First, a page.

About Me

Since I was a child I had an insatiable desire to help people; ..all people but more specifically those that were unable to help themselves .... and I knew the way I wanted to do that was in law enforcement. I made sure I stayed out of trouble growing up so nothing would hinder me from being the top candidate for any job. I joined the police explorers to gain valuable connections and experience into the field.

I had to get permission from the police academy administrators to apply since I was only 20 ..and at the time they were only accepting applicants that were 21 or older... but since I went through the law enforcement vocational program at their high school they allowed it.

After graduating the academy I was hired at a local university; I advance through the ranks from Auxiliary officer to Corporal within 3 years and I was happy. I loved what I did. I consistently ranked very high on all my evaluations. I loved the fact that I had set goals and achieved them time after time after time. Little did I know that all those accomplishments would be ripped away from me in a single moment of impact.

On August 8, 2003 I went to see a movie before work with a friend. I decided to take my motorcycle because it was a beautiful day without a cloud in the sky. After the movie I got on my bike and started home and that's the last thing I remember...

I woke up 4 weeks later realizing that I was in a hospital room but having no idea how I got there or why. I had tubes coming from every limb too including coming out of my left side and I could hardly speak.... I thought I was dreaming.

Looking around the room the first thing that I could see clearly was a blood drive poster that read “Roll up your sleeve and give blood for Corporal David Geiger” and a calendar that was opened to September 2003....

I was understandably confused because I was absolutely positive it was August. I asked my Mother what happened. She told me that I was in a motorcycle accident and we're at Miami Valley Hospital”

The first thing I thought was I needed to call work and tell them that I wasn't going to be able to make it in... I had no idea that so much time had already passed.

The days that followed I became more and more aware of the full gravity of my injuries.

I had 3 bruises on my brain, 2 cracks in my "T" spine, cracked ribs, my left lung collapsed, I was fight blood clots and a 105 temp. ...but the most serious injuries were sustained to my right shoulder.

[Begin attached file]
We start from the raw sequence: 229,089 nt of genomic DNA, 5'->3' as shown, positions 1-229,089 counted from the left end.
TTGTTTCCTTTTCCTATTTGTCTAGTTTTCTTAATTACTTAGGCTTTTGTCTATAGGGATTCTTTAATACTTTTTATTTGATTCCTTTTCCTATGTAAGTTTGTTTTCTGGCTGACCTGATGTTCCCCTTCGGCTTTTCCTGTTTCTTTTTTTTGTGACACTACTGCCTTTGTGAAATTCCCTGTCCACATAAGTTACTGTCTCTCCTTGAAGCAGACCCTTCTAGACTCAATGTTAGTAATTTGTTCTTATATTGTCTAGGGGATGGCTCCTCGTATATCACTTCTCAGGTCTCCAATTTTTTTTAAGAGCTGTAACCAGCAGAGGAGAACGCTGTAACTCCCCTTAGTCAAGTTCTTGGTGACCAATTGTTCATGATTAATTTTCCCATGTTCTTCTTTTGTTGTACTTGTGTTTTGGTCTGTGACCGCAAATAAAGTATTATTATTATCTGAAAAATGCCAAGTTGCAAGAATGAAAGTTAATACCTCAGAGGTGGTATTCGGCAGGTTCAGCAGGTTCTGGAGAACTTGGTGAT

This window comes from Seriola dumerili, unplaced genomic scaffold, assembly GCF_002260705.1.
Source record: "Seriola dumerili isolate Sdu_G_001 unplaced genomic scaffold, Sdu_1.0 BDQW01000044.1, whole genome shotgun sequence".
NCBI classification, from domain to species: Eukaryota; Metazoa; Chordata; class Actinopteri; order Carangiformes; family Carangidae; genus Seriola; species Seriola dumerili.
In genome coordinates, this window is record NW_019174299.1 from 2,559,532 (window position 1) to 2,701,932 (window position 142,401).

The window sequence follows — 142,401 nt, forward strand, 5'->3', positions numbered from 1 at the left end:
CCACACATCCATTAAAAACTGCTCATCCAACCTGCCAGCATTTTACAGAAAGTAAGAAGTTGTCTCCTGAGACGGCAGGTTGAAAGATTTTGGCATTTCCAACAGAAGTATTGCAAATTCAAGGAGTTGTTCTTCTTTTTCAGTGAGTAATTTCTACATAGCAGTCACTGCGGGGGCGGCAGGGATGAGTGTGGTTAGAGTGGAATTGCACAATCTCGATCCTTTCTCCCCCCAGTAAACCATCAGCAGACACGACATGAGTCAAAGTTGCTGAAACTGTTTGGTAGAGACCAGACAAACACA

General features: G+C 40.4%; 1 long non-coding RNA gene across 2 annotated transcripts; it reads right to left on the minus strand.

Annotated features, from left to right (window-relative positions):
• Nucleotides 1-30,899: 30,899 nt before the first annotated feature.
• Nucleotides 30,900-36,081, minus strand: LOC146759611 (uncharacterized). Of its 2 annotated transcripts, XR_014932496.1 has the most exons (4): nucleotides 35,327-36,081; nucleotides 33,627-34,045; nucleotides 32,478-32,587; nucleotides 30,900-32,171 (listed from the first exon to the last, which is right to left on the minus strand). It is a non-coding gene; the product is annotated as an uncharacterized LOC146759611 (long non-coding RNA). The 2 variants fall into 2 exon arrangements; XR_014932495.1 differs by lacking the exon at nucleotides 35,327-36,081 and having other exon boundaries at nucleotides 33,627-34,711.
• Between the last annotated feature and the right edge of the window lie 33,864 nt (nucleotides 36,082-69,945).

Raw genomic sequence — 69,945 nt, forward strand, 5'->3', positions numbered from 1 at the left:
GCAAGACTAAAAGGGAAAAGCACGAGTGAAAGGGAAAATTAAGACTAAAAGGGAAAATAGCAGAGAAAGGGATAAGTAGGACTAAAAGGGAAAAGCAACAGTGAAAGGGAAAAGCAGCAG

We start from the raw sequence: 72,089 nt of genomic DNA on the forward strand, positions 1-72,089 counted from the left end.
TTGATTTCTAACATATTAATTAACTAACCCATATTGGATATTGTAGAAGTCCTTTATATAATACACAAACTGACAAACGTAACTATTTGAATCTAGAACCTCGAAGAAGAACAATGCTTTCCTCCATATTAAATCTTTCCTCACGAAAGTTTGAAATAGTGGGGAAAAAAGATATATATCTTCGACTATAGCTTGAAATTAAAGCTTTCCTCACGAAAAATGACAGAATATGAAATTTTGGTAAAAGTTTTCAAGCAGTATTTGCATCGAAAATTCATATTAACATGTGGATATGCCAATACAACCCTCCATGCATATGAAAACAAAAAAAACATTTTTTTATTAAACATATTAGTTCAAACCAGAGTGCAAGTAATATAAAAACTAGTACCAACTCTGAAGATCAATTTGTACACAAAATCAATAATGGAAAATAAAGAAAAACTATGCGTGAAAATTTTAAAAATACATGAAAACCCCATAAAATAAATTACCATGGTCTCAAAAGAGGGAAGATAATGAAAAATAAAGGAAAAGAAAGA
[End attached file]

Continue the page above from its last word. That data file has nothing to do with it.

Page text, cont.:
Those that witnessed the crash state that I was rounding the left hand bend lost control and struck the guardrail. After hitting the guardrail I was ejected off the bike and instead of landing on either side of the guardrail I landed on top of it ...on my back.

This caused my right arm to be forced behind me forcefully severing my subclavian artery. The ER doctors gave me 16 units of blood. They knew I was bleeding internally but they didn't know from where. After the break was found in an MRI my arm was without blood for over 7 hours.

The break was bridged with a vein from my thigh. After blood flow was restored the arm swelled well beyond its compartments, my skin was acting like a tourniquet and a faciotomy had to be done or I was going to lose my arm.

There are 4 nerves that feed the arm from the spinal cord. These nerves are called the Brachial Plexus nerves. The violent backwards motion from landing on the guardrail severed 3 of the 4 nerves and stretched out the fourth. Stretching a nerve is worst than severing it because it is damaged over a longer span paralyzing my arm.

Still, In my mind there was no doubt I was going to be able to be fixed up and reclaim my position on the force. Over the next several years I had numerous surgeries geared to reclaim function and feeling; as a result I have over 8 feet in surgical scars all over my body. I earned each of these scars and I never try to hide them. They are my badges of courage and strength and I display them with pride.

Although I was having all these surgeries with an end goal in mind I fell into a deep depression. The journey I was on seemed overwhelming. It was just too tough, too long, it was too much to handle.

I was in constant pain and wasn't getting the function back that I was expecting. I was doing everything I was told. I went to physical therapy 3 days a week and followed my doctors orders to a "T" but nothing was getting me where I wanted to be. My doctor looked me in the eye and said "You're not going to be a cop anymore and I think someone should have to tell you that." My first thought was "You don't think a patient with my injuries can be a cop because I've never been your patient before... You have no idea what I'm capable of."

That afternoon I heard a Physiologist on TV say "How's that working for ya" about a completely unrelated subject but it started me thinking. How is what I'm doing working for me?... The answer was.. "It wasn't"

Ignoring what a doctor is advising and just going for it is never suggested I took a big risk. The risk of re-injury and starting my recovery all over. But I knew it was now or never. I felt as though I had nothing to lose but everything to gain. I couldn't help but wonder "What if I did it?"

The doc told me not to lift anything over 15lbs, If it hurts stop and rest but these restrictions were not getting me any closer to putting a uniform back on. I made a choice. I choose that I was not going to let my life be determined by someone else or by circumstances; I was going to dictate my future.

The following day I joined the YMCA and I started a 3 on 1 day off schedule. Again .. not a workout schedule that would be advocated by a trainer. I was breaking the rules and lifting weights with my right arm.

My movements were not always polished but I was starting to see major improvements... I knew there was going to be some fundamental things that my department might have a concern about. Self defense, handcuffing, first aid and shooting just for starters.